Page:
Somerset 171 and 243 beat Kent 209 and 131 by 74 runs.
Champions win games like this, behind for most of the game, losing more sessions than they win but convincingly winning the crucial session. Somerset in beating many people’s favourites to go down will not draw huge comfort from their performance over the 3 days but they will from the sheer guts, spirit and will to win they showed to on this final day.
Somerset led by 138 overnight making the sage deliberations of all of us to as to how many runs were required on the fourth morning meaningless in numerical terms. But the psychological impact of Somerset’s batting in the first hour, particularly the tenth wicket stand probably had an impact on Kent’s second batting performance.
If Somerset didn’t achieve the perfection I said they needed in my piece ahead of the final day’s play of this opening County Championship Division 1 game they were pretty close. What this result will have done is to send the message, if it needed to be sent, to the rest of the first division that this is a Somerset bowling attack that will trouble far better batting line-ups than this Kent one.
The course of the game was changed in a 90-minute spell leading up to lunch on the fourth morning. Somerset, thanks to a last-wicket stand of 62, set Kent a challenging but not impossible 206. By lunch the visitor’s hopes were in shreds at 43-5. Lewis Gregory took a wicket with the first ball of the innings followed shortly after by Matt Renshaw also for a duck with the score on 1-2. Would it be stretching it to ask if Renshaw’s heart still resides at the County Ground?
A mini-revival in the shape of a 35 runs third wicket partnership between Crawley and Bell-Drummond which occupied half an hour and 10 overs but in the space of 9 balls Somerset removed both and captain Heido Kuhn.
The period after lunch saw some normality resume after Gregory took his fourth wicket in his first over after the break at which point Kent were 45-6 and Lewis had 4-8. Darren Stevens, showing all his experience and considerable batting skill settled in to play the sort of innings Kent required their top order to deliver. Stevens was well supported by 20 from Alex Blake and a defiant 10 by Matthew Milnes but Somerset were not to be denied, completing victory when Josh Davey removed last man Mitch Claydon caught by James Hildreth shortly before 4pm.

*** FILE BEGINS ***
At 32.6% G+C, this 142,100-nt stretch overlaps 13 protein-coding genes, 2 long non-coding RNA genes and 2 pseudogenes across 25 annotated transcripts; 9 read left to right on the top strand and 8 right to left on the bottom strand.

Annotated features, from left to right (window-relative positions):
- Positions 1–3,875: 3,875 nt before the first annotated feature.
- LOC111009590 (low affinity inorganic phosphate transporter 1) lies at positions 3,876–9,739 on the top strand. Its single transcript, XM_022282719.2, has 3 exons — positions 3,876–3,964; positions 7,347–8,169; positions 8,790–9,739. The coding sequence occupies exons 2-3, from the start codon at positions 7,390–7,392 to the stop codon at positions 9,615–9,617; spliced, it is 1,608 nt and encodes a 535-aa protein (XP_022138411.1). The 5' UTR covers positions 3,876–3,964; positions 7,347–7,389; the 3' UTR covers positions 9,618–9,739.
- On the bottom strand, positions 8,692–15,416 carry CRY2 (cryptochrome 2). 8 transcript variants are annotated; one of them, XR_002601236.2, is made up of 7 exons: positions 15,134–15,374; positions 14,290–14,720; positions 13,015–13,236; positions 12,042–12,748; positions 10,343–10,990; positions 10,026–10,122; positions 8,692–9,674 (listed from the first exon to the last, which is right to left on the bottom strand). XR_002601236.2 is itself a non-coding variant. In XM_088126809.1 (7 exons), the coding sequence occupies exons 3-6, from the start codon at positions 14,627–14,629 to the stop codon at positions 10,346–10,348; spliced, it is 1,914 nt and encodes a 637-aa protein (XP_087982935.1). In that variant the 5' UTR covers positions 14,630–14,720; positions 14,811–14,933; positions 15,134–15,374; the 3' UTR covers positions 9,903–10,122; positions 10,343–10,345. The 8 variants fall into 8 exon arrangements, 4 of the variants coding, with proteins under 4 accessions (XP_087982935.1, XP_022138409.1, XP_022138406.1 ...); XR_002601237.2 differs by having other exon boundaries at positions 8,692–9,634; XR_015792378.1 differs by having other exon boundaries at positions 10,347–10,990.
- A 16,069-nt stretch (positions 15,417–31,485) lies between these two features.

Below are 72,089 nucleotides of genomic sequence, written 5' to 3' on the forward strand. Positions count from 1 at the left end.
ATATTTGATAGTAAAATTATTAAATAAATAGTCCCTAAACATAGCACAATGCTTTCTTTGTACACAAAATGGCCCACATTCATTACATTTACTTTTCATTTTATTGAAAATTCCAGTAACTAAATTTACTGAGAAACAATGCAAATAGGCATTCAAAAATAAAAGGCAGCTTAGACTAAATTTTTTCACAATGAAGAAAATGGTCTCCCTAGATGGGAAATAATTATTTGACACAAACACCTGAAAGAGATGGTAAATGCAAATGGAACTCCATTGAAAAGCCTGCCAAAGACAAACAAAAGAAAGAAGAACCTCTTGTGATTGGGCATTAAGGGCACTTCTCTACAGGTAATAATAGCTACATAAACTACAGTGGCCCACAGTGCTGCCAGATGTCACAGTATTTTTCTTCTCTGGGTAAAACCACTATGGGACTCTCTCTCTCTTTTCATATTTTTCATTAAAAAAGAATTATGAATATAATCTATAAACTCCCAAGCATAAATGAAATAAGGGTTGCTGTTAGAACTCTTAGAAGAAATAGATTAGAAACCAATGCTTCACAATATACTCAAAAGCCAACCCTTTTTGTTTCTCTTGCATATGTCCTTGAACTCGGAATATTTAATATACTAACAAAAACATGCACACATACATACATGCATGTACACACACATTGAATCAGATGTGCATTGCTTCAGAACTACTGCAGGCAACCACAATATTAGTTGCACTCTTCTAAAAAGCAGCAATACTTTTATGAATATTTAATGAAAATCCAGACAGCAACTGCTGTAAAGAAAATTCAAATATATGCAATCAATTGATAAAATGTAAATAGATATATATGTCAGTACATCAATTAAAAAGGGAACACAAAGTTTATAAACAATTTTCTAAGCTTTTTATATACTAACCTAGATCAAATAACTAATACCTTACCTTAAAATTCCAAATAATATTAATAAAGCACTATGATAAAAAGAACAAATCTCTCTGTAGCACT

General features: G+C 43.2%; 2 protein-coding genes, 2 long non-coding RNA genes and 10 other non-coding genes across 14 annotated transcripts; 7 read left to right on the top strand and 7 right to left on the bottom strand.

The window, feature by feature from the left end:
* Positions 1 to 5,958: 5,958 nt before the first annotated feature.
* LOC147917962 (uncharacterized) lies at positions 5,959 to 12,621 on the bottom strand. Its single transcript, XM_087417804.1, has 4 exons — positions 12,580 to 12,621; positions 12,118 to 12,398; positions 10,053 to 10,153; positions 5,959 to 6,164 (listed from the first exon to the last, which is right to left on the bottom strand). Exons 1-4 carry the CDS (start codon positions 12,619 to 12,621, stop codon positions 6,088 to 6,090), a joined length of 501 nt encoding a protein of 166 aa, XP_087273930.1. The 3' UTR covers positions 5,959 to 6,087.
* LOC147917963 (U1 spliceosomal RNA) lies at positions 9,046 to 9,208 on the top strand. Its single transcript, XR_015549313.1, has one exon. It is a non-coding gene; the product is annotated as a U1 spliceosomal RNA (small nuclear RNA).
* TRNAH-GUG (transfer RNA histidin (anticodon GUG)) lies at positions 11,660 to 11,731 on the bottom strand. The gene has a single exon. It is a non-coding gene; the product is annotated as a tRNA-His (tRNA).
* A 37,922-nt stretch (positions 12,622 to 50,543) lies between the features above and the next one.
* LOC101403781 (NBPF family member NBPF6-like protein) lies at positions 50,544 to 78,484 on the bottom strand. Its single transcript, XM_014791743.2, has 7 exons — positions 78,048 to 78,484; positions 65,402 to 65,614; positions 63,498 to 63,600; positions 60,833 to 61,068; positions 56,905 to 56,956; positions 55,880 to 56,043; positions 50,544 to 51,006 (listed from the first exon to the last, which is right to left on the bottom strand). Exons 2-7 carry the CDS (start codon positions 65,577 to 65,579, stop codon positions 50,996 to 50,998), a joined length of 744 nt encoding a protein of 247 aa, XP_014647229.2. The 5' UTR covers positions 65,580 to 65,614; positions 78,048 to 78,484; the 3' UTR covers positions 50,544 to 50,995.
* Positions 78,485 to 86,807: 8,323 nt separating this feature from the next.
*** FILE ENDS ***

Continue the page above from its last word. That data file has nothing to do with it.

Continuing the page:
Lewis Gregory was quite simply unplayable demonstrating exemplary control and some clever variations after an initial spell of 4-8 he returned to take the ninth wicket and finish with 5-18. He was well supported by Craig Overton and Jack Brooks both bagging a brace.
Resuming on 171-7 and it was widely believed needing to add at least another 50 Somerset were quickly reduced to 181-9 when Mitch Claydon removed Craig Overton for the addition of only a single to his overnight total and Josh Davey for 2, a lead of 143. Both accounted for by balls that would have troubled more senior batsmen.
Enter Jack Brooks, bristling with intent and perhaps still smarting from his profligate debut bowling performance. Whatever his motivation Brooks helped George Bartlett add 62 in just under 10 overs and allowing George to become the first batsman in the match to pass 50. Brooks would have enjoyed his 6 during his unbeaten 35 and will no doubt be telling everyone in the dressing room that in his career for Somerset he has accumulated 40 without being dismissed compared with Tres and Hildreth’s combined 44-4!
By the time Bartlett was dismissed lbw by Darren Stevens aiming something injudicious to Darren Stevens the pair had increased Somerset’s advantage to 205, a pretty remarkable recovery from the depths of 17-3, 32-4 and 111-7.
Somerset take 19 points to go second in the table behind Hampshire who completed a maximum point victory over Essex earlier in the day.